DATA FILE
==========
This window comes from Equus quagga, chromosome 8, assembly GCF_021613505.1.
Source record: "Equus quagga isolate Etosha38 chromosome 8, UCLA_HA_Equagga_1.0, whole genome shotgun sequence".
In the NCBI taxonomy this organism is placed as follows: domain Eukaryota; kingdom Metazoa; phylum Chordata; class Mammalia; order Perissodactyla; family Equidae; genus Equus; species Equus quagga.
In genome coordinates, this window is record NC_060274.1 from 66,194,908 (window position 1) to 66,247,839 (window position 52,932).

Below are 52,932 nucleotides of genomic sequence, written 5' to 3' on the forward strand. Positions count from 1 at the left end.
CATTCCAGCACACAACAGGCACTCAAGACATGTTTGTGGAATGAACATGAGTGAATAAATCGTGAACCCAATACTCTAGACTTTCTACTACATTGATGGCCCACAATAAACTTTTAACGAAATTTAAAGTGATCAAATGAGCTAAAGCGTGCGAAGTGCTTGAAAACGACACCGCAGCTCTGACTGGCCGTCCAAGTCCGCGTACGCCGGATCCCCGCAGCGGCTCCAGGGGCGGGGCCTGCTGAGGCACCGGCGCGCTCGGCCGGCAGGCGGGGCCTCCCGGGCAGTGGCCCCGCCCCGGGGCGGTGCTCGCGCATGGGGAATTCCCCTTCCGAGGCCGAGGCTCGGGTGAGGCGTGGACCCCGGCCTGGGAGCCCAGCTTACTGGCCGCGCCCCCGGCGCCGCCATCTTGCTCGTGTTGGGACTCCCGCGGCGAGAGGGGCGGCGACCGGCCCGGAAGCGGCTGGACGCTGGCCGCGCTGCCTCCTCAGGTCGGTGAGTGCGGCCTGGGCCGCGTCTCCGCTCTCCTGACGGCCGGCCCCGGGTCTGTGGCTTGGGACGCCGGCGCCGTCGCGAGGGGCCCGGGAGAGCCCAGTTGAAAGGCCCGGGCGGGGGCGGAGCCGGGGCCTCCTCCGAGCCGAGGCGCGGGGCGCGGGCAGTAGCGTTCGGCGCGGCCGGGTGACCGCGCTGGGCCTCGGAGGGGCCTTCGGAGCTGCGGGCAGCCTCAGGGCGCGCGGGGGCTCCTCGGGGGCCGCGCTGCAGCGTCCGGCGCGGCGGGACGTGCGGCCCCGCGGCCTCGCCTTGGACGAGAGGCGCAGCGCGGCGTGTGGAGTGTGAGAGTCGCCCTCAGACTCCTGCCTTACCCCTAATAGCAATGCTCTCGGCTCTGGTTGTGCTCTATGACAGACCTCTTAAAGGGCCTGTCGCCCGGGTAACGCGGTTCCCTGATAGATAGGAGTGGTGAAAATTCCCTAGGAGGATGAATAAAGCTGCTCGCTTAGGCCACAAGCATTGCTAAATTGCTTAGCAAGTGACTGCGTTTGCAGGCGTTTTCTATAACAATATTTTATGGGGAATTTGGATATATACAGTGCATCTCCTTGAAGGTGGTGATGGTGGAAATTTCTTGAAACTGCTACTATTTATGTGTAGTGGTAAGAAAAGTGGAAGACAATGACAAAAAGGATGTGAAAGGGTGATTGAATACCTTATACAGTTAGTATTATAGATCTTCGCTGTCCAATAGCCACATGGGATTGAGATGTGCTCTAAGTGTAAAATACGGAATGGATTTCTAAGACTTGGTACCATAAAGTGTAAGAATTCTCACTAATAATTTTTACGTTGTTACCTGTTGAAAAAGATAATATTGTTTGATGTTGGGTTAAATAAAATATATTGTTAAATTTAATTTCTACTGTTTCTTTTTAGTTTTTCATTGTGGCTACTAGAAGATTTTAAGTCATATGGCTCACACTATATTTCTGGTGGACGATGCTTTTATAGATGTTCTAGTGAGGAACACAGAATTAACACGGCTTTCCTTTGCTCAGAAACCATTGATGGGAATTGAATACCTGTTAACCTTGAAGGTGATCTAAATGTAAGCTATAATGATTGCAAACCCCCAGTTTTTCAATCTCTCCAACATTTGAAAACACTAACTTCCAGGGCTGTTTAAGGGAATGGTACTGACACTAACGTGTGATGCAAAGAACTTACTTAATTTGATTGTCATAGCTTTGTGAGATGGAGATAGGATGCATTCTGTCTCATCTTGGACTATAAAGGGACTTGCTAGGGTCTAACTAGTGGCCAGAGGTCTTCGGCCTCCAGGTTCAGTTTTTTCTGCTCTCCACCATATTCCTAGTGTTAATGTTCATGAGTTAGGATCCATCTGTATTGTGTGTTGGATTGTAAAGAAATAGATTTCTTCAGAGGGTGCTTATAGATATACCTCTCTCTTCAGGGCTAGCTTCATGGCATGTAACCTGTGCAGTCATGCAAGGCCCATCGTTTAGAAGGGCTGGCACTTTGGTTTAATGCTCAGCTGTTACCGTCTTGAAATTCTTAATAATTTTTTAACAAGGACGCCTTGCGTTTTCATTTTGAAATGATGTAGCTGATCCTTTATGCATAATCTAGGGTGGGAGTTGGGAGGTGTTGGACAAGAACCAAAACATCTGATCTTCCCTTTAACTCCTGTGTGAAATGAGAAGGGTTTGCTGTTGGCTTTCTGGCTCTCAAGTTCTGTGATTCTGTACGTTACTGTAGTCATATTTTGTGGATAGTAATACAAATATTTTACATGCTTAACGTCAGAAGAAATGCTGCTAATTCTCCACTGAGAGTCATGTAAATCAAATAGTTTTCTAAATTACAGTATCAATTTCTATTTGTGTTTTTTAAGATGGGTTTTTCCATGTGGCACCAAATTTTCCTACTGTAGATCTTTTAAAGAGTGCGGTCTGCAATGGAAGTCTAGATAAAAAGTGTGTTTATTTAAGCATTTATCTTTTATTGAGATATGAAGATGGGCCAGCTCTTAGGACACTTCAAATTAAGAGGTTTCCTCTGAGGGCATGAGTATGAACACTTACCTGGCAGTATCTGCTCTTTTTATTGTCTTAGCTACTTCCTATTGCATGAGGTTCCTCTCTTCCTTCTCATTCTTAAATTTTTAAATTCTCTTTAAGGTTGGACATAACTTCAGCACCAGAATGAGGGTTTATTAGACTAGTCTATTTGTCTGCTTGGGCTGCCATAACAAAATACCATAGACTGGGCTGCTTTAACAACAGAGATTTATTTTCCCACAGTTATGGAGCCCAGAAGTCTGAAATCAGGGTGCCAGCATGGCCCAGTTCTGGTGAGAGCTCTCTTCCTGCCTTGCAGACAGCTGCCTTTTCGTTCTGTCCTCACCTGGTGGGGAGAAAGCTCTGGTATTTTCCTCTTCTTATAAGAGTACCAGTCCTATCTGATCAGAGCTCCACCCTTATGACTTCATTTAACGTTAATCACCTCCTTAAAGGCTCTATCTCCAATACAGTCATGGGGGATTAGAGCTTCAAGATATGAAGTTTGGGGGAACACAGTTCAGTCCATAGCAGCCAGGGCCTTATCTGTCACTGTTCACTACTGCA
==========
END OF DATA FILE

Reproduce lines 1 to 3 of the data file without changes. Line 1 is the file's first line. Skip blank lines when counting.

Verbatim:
This window comes from Equus quagga, chromosome 8, assembly GCF_021613505.1.
Source record: "Equus quagga isolate Etosha38 chromosome 8, UCLA_HA_Equagga_1.0, whole genome shotgun sequence".
In the NCBI taxonomy this organism is placed as follows: domain Eukaryota; kingdom Metazoa; phylum Chordata; class Mammalia; order Perissodactyla; family Equidae; genus Equus; species Equus quagga.